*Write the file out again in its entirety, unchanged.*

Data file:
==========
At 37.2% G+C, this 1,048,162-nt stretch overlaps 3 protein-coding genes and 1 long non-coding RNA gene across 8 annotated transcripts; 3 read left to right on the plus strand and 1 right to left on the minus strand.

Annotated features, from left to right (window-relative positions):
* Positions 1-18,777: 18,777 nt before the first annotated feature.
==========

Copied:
At 37.2% G+C, this 1,048,162-nt stretch overlaps 3 protein-coding genes and 1 long non-coding RNA gene across 8 annotated transcripts; 3 read left to right on the plus strand and 1 right to left on the minus strand.

Annotated features, from left to right (window-relative positions):
* Positions 1-18,777: 18,777 nt before the first annotated feature.